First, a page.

The Long Walk to Whitstable

A long, hazy walk down memory lane triggered by a first dance with Shepherd Neame’s Whitstable Bay Organic Ale.

Oh, how time flies! Over twenty years have come and gone since I moved to the UK to attend the University of Kent at Canterbury, from which I graduated ˗ without distinction ˗ three years later in the Summer of ‘06. The events I will proceed to describe took place in the Spring of ‘05, at the very end of my second year in “the Garden of England”.

Starting Point – “The Coach House”

It must have been late May, possibly even early June, because exam period had already come to a close ˗ for me, at least. It was one of those rare occasions where, for one reason or another, I got home before midnight on a Saturday.

“Home” at that point in time was “The Coach House”, a renovated 19th century carriage house located a mere ten minute walk away from Canterbury’s iconic cathedral. A group of five of us, including the likes of the previously introduced Louie Jenkini and DJ Takeover, had been renting the place for almost a year and were getting ready to move out.

Tucked away at the front end of a cul-de-sac, with a large front lawn separating it from our closest neighbours, “The Coach House” definitely had its charms. In many ways, it was the epitome of slummy comfort.

The kitchen was tiny and also functioned as our hallway; the living room chairs and couch didn’t suck you in, they literally hugged you and held you close; our living room table was nothing more than an old kitchen worktop resting on a discarded kitchen cabinet carcass; my bed consisted of three mattresses stacked on top of one another ˗ the list of imperfections was endless.

Nevertheless, we made an effort to keep the place tidy and did our best to make any visitors feel welcome. It was also a perfect spot for hosting house parties, especially during the milder seasons.

On the other hand, “The Coach House” was poorly insulated and impossible to keep warm during the winter months. It was equipped with one of those prepayment meters that can be topped up with a plastic key. We got into the routine of monitoring our electricity consumption early on, power cuts were few and far between; unfortunately, even when adequately charged, the system proved incapable of heating up the house.

As a result, we spent many a night literally chilling in the living room with our winter jackets on. In the end, this proved to be the primary reason for not extending our rental agreement ˗ none of us could bear the thought of slowly trembling through another winter under those conditions.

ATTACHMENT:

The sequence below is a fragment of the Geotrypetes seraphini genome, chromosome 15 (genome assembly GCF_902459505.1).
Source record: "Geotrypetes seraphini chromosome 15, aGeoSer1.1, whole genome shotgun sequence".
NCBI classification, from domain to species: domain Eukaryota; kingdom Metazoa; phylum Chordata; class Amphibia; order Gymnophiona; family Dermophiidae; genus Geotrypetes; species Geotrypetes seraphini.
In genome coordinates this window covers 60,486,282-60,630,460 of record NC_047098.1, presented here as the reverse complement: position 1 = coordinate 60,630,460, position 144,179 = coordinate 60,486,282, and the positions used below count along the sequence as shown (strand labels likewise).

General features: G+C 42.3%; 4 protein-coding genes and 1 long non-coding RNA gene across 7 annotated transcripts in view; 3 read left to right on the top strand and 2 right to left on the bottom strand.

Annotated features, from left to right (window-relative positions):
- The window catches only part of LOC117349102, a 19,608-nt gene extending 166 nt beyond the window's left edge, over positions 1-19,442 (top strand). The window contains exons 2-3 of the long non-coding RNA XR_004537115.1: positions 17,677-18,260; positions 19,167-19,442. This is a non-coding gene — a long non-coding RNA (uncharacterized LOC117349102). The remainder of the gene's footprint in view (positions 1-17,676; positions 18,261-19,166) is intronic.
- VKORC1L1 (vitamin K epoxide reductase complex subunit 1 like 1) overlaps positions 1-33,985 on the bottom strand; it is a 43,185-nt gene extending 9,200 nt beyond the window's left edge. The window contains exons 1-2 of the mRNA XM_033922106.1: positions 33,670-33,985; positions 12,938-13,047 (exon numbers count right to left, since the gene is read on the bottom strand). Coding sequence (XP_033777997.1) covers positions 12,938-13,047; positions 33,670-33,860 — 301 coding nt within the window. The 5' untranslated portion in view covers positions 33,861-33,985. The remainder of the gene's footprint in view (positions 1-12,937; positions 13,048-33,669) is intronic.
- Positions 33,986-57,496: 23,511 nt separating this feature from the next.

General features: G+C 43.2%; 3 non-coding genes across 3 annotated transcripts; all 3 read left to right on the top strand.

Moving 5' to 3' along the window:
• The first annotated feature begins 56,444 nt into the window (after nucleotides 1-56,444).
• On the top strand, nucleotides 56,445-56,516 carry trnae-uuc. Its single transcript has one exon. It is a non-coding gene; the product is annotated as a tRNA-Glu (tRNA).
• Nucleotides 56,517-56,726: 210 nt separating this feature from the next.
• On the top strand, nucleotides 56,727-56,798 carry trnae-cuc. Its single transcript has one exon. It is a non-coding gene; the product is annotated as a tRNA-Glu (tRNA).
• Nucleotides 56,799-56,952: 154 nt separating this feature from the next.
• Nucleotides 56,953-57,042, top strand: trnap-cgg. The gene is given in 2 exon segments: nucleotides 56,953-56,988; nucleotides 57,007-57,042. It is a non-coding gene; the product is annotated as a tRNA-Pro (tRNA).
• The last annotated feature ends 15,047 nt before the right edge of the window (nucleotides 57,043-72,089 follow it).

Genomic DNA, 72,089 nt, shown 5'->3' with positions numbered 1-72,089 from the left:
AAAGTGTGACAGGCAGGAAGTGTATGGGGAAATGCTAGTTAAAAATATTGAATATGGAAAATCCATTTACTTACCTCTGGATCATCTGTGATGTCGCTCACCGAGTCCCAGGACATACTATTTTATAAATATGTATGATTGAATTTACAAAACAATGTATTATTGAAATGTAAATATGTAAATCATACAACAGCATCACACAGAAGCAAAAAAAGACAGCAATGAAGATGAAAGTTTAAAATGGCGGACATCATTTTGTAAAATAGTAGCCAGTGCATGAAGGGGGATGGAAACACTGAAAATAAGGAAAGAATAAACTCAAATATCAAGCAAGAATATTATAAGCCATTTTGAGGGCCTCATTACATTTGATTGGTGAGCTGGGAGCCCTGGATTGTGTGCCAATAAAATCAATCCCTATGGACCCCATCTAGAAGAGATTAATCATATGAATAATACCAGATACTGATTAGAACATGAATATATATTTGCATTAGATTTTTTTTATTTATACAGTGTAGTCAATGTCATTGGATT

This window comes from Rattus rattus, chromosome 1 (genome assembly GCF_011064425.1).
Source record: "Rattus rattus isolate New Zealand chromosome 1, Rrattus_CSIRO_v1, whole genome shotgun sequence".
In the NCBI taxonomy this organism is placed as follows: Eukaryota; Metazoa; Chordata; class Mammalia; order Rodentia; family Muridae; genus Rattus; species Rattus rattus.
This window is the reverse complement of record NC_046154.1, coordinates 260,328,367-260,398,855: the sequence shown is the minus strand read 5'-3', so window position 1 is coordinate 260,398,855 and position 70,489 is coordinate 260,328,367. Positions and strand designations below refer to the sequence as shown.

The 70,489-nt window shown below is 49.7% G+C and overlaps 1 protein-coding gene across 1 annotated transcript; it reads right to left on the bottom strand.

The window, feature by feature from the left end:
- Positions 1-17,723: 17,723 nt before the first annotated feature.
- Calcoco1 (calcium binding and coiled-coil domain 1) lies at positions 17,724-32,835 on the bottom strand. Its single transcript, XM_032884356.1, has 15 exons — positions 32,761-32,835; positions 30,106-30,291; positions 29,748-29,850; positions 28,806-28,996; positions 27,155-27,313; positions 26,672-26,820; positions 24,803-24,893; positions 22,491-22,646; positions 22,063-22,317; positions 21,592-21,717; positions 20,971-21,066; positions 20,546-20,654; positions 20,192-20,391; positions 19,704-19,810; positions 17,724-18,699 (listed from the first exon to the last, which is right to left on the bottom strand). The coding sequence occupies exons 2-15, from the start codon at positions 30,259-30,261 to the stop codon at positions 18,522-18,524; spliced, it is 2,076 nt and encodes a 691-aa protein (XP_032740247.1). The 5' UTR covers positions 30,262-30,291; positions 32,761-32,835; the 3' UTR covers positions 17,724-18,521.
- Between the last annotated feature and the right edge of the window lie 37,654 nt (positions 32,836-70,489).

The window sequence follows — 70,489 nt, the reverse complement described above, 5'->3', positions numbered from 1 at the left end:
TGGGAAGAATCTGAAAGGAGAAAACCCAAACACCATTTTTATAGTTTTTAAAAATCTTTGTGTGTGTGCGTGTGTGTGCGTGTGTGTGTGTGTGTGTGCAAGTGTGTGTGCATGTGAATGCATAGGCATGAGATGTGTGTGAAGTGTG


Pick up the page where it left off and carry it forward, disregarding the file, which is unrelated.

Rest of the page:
Unsteady but Ready…GO!

However, on that Saturday night in the Spring of 2005, conditions inside “The Coach House” couldn’t have been more pleasant. I found Louie, barely visible in the depths of one of the armchairs, holding down the fort on his own. He was probably enjoying a bottle of wine because I distinctly remember pouring myself a drink of some sort and sinking into the chair opposite him.

We, as a household, must have had cause to celebrate earlier that week because there was a solid selection of half empty bottles on display on top of the fridge, including rum, vodka and jenever. Over the course of the next hour or two, Louie and I became increasingly intoxicated ˗ and adventurous.

I cannot recall exactly how the entire course of that night came to be redefined so drastically. In all likelihood, it was as simple as one of us uttering something along the lines of:

“(Hic!) It’s been way too long since I’ve seen the ocean. I wish I was on a beach somewhere right now…”

And the other exclaiming:

“Same here! You know what? We should go to Whitstable! If we start walking soon, we can make it there before sunrise!”

Whitstable is a sleepy seaside town located some 8 km north of Canterbury. I had been there a couple of times and was confident that my enhanced sense of direction would guide us along. Moreover, if my memory serves me correctly, Louie and I were both aware of the existence of the Crab and Winkle Line.

This old steam railway connection between Whitstable’s harbour and the city of Canterbury closed down in 1953 but certain stretches were made accessible to the public as a foot- and cycle path in 1999. I’m pretty sure it was Louie who knew where the trail started; we were both eager to see where it would take us.

Before setting out on this impromptu excursion, we filled a backpack with a large plastic bottle of rum and cola (or maybe it was vodka and lemonade…), the bottle of jenever, Louie’s bottle of wine, a six-pack of beers, and some snacks.

On top of that, we must’ve pre-rolled at least three spliffs for the road. Looking back, one can only conclude that we were intent on making the journey as challenging ˗ often synonymous with eventful ˗ as possible.